Re: DCC Bus reversing question

Don Vollrath
 

However to answer the original question…
You SHOULD be able to wire up an auto-reverser from DCC mains (or use an auto-reversing booster) to feed several PSX (or other brand) electronic circuit breakers that feed several CB protected districts inside a common reversing loop/section. Just make sure each of the circuit breakers react faster than the auto-reversing controller and that there is an initial section of track at both sides of the single AR loops district entrance wired before any CB protected track.
However I’m not sure you would want to do that as the troublesome areas will be at the turnouts and it sounds like costly non-effective overkill.

DonV


Re: Building a yard ladder -Slightly Off-Topic?

Scott H. Haycock
 

Prototype yard throats, as much as possible, were designed so all the switch stands were on the same side of the lead for personnel safety. The switcher would be 'faced' so that the engineer could see the ground crew operating the switch stands. 

Scott Haycock
Modeling Tarheel country in the Land of Enchantm
ent

On 08/08/2021 4:07 PM ROBERT HULTMAN <hultman@...> wrote:
 
 
 
Assuming the diverging tracks from the ladder turnouts run parallel to each other, the amount of straight track between one turnout's frog & the subsequent turnout's point rails would depend on the distance between track centers.  In the US, back in the earlier days, maybe 40s-50s, the yard tracks were probably 13' on center, more modern yard design probably widens out the track center-to-center distance more than 13'.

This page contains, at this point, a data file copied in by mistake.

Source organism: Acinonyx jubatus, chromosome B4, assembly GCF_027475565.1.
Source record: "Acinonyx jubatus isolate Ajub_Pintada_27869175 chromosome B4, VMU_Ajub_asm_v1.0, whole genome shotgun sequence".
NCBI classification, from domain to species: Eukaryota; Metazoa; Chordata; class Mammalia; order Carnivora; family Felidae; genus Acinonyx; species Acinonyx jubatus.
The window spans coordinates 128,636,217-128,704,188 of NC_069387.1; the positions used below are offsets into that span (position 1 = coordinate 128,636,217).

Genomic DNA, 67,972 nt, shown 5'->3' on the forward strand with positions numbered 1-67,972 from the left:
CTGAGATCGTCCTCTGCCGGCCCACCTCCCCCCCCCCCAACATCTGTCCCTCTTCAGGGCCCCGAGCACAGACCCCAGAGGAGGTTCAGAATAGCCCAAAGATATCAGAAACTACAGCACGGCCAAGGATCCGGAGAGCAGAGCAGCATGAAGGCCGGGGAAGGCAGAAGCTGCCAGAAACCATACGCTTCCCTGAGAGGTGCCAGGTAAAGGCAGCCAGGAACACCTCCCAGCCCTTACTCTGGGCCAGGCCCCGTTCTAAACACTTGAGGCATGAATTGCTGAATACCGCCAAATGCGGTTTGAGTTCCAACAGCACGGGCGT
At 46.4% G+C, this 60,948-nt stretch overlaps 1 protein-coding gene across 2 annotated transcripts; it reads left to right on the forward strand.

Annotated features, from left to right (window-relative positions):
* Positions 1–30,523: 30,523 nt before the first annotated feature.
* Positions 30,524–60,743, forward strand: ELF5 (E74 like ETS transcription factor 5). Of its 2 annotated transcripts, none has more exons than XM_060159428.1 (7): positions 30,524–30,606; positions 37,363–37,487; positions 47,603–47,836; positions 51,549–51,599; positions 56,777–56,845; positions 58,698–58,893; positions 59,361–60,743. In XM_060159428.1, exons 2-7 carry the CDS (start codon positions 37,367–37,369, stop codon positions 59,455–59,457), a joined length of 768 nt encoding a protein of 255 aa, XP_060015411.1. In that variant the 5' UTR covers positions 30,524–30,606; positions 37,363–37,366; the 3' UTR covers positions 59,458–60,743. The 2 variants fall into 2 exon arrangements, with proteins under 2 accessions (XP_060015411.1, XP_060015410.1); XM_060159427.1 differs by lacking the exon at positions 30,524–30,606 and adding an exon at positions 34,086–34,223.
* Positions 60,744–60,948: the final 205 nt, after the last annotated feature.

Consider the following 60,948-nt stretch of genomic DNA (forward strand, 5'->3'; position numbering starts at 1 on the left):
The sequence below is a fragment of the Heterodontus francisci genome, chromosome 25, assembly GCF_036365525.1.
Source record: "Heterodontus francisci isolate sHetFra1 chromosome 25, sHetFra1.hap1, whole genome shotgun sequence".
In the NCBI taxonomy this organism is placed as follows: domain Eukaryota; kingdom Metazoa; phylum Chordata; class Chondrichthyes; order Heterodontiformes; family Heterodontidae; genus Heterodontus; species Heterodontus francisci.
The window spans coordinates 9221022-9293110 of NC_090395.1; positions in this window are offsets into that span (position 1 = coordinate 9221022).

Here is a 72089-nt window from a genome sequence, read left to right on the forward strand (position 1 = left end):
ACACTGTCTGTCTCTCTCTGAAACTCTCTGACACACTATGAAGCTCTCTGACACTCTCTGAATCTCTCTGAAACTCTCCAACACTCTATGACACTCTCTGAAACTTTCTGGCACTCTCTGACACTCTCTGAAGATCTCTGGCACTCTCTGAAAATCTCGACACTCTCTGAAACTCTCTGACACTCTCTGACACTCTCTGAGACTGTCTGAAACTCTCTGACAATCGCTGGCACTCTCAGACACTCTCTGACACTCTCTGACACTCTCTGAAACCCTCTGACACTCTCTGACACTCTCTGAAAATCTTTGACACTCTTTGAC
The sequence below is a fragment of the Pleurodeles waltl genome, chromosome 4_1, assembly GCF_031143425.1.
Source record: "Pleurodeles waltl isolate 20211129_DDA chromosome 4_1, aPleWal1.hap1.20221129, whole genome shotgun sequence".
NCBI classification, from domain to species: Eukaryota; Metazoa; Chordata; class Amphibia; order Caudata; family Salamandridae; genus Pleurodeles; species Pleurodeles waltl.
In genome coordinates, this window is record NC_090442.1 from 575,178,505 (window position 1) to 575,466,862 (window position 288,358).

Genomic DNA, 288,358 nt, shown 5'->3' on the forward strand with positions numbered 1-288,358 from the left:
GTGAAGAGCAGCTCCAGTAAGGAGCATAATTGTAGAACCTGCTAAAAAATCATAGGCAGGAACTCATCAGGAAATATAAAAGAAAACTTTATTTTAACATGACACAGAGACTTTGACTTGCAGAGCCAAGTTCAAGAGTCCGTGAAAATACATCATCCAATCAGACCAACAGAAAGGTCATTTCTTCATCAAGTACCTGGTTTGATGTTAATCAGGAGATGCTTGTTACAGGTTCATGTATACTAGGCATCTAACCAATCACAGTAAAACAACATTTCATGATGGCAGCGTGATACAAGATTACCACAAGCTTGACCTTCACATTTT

Bob Hultman in Brentwood TN
 
On Sunday, August 8, 2021, 01:33:04 PM CDT, <alynmar@...> wrote:
 
When building a yard ladder is it acceptable to place your turnouts end to end or should there be some track in between the turnouts, if so what would the recommended track length be in OO scale?     Thank you for any suggestions.

Alan


Re: Bachman DCC EZ track turnouts

Joseph A. Correro, Jr.
 

Thank you, Glenn!




"Life is not measured by the number of breaths we take, but by the moments that take our breath away!"


On Sun, Aug 8, 2021 at 5:58 PM Glenn <ghazel@...> wrote:
I don't think its possible. I think Bachmann turnouts draw power from the track.
-----Original Message-----
From: <w4dccqa@groups.io>
Sent: Aug 8, 2021 5:10 PM
To: <w4dccqa@groups.io>
Subject: [w4dccqa] Bachman DCC EZ track turnouts

I couldn't get anything from Bachmann regarding how to wire its DCC Onboard turnouts to my bus. Can anyone help me? Thank you!








Re: DCC Bus reversing question

Jim Betz
 

Blair/Don ... and all,

  You don't need to re-invent the wheel.  DCC works just fine as designed.  DCC wiring - if
you follow Gartner's recommendations - is also easy and fool proof (if you follow them
correctly).  Specific responses:

  1) No you don't need to swap railsync wires - and you shouldn't do so.
  2) Yes, you can use some kind of physical switch to "rewire" reversing
       sections.  Most guys like the automated aspect of a Reversing DCC
       circuit breaker.
  3) The best (in my opinion) DCC circuit breakers are the PSX series.  They
       work and work well.  They were designed with sound in mind.  They are
       electronic (which makes them fast).  Yes, they cost a bit more than 
       other brands of DCC circuit breaker - yes, they are worth it.
  4) A reversing section should not be up against another reversing section if
      you are using DCC circuit breakers.  They end up trying to out guess each
      other - and that competition usually goes on forever.  You can, with some